10 Jul 2018

Pacific women artists with a mission in Aotearoa

5:22 pm on 10 July 2018
Janet Lilo (L) and Ane Tonga (R) at the Auckland Gallery "She Claims: Art Matters #4" panel talk.

Janet Lilo (L) and Ane Tonga (R) at the Auckland Gallery "She Claims: Art Matters #4" panel talk. Photo: Supplied

Pacific visual artist Janet Lilo is a mother on a mission to create art and explore indigenous feminism but also raise good feminist men.

"I want to bring it back to the bare bones," said Janet Lilo, a Māori-Samoan-Niuean visual artist, and a mother.

Family is important to Ngāpuhi, Samoa and Niuean cultures which Ms Lilo draws upon when it comes to raising her boys, who she wants to raise feminist.

"I am trying to be an artist, but I also want to be a good mum. I want my sons to realise in the contemporary world we live in right now that we are all equal. And that counts with gender equality. Being accepting of other races and differences," she said.

Artist, curator and writer Ane Tonga said female empowerment was not new in a Pacific context and others have been doing it before them.

"We had the late Teresia Teaiwa who wrote about the militarisation in Fiji and so it is a much broader discussion beyond art," she said.

Ms Tonga said it was also hard to believe there were only nine Pacific women represented by dealer gallerists in Aotearoa, including traditional weavers.

"This was not a quick sweep of dealer gallerists either," she said. "When I say nine, keep in mind it is not the whole story."

"We need to think about the ecology of that, and what we could do more of to support."

She firmly believes art tells important Pacific histories and for Tongans it is important, as are family connections.

"Absolutely. When I think about women in art, I always think about my grandmother who brings out her ngatu (tapa cloth) every year to repaint it. That is a woman's art, how women express their creativity," she said.

Ms Tonga said while women's art is key, men also have an integral role to play.

"Well I wrote about the Pacific sisters recently, eight sisters, who have done incredible work in the arts but then they have had men who have helped them and played a role in their collective."

"To me there is no distinction between men women and even the LGBT community."

Janet Lilo (L) Ane Tonga (R)

Janet Lilo (L) Ane Tonga (R) Photo: Auckland Art Gallery

Ms Lilo said Pacific traditional artists need more visibility and recognition and that is where the art dealers come in.

"There are many practitoners who do make traditional crafts but I think it is getting more visibility in the arts world," said Janet who did not realise the role of art dealers who are essential to getting their arts work sold when she first started out.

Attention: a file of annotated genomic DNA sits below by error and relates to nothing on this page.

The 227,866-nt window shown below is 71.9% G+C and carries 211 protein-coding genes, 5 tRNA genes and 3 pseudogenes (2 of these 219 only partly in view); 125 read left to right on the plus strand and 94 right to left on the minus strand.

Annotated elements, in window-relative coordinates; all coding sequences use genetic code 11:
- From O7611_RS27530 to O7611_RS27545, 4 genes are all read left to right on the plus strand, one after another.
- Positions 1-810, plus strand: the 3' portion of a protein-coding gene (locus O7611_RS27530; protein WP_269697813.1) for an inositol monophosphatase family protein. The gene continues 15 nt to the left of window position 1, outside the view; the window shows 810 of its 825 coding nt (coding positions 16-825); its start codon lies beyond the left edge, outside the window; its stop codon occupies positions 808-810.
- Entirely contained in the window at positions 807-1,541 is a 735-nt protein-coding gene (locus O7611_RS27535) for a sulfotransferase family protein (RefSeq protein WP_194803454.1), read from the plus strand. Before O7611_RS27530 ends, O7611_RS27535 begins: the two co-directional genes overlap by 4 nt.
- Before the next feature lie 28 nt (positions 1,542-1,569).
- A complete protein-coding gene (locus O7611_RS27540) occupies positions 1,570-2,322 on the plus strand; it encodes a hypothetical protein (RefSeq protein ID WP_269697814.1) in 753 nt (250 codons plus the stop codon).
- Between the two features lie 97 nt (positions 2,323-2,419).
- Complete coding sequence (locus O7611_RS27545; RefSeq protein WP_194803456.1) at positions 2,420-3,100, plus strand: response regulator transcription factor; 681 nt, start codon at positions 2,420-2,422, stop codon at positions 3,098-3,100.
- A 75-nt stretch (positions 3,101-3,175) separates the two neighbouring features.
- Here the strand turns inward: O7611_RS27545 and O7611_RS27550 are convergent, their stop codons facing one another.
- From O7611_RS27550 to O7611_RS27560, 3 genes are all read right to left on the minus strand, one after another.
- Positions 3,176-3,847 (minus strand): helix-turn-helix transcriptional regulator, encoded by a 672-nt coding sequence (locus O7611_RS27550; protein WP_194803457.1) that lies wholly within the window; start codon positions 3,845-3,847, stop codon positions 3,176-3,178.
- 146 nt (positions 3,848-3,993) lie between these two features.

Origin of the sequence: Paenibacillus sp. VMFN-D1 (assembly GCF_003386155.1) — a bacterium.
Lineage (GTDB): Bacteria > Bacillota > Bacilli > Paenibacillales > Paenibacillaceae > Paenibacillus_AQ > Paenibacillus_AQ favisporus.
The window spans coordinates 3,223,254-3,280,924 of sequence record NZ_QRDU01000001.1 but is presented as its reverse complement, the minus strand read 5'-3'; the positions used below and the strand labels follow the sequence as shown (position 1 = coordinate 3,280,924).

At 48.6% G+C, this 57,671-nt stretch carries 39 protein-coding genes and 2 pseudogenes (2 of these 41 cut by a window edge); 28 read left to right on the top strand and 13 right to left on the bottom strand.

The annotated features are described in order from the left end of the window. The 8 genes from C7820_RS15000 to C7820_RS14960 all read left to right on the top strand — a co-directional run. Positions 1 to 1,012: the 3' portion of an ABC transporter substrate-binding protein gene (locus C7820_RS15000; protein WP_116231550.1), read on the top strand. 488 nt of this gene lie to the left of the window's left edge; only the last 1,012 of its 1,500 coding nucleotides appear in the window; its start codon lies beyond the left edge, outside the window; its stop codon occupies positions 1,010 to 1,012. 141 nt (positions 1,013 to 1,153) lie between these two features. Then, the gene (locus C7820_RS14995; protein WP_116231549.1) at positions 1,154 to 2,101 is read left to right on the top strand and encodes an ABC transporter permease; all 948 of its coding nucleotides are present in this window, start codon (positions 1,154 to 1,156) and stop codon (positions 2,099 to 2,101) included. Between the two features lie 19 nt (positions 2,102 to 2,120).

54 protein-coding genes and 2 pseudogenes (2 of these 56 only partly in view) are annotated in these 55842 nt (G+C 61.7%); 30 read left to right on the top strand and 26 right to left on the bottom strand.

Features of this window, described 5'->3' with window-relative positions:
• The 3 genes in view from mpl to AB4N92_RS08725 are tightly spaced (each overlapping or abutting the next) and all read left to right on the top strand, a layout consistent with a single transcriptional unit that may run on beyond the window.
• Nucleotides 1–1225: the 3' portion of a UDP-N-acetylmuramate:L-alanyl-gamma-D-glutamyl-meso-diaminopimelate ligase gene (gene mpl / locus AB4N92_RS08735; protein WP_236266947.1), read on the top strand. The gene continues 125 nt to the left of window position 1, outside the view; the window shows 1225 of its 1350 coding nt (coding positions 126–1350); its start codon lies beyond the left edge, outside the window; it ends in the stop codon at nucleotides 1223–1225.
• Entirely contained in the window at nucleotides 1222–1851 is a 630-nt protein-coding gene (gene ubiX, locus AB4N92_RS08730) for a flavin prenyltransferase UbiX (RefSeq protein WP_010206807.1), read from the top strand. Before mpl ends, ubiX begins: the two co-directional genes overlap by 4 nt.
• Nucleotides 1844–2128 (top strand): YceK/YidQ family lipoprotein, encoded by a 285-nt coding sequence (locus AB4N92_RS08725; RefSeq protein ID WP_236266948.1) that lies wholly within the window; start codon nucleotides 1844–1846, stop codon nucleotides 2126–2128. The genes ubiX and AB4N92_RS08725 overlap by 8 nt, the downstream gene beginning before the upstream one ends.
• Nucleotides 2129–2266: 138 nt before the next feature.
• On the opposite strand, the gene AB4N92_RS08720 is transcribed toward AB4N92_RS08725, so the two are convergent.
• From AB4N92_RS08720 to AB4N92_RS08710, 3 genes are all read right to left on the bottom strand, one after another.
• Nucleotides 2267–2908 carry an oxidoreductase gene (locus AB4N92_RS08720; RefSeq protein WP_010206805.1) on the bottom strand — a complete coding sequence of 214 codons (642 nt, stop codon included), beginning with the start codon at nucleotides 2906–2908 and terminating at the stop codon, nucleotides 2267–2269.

Ms Lilo says the digital age has really made arts more accessible and this avenue could be better utilised.

"You could be rural couldn't you and yet people anywhere can still access your work. And I think sometimes with too much info on the internet, can also stop people from getting out and leaving the house and seeing something for yourself or meeting people," she said.

"It is about finding that balance between the digital and physical world and as humans we need to find a balance of those things."

This year New Zealand celebrates the 125th anniversary of Women's Suffrage and both artists took part in a women in arts talk series at the Auckland Art Gallery this month.

The series celebrates the contribution of a range of different women to the arts.

"I think it is a really new development for the Auckland City Art Gallery and a sign of good things to come? Maybe it is about the 125th year of Women's suffrage, but maybe it is about time for these discussions with more sisters here."

The other Pacific woman to feature in this series of art talks has been popular author and poet Courtney Sina Meredith.

*Janet Lilo is a social commentator whose artistic documentary practice is grounded in the local while simultaneously being informed by global media and popular culture. Her work has been seen on on monitors and projected onto objects in gallery spaces, the sides of buildings, in museums, empty flats and backyards, on television, displayed on shop windows, on the internet and fabricated into bus stops and billboards.

*Lilo graduated from AUT University with a Master of Art and Design in 2007. She has held solo shows in New Zealand, Japan, the Cook Islands and online. Her four-channel video installation 'ParkLife' was included in the 2007 Wellington City Gallery Telecom Prospect exhibition and she has had work in major group exhibitions in Australia, Taiwan, Japan, Indonesia, France, Germany and the United States of America. Lilo was a delegate to the 10th Festival of Pacific Art in Pago Pago (2008), recipient of the first Asia:NZ Japan residency programme in Sapporo (2009) and winner of the 2011 Creative New Zealand Contemporary Pacific Art Award.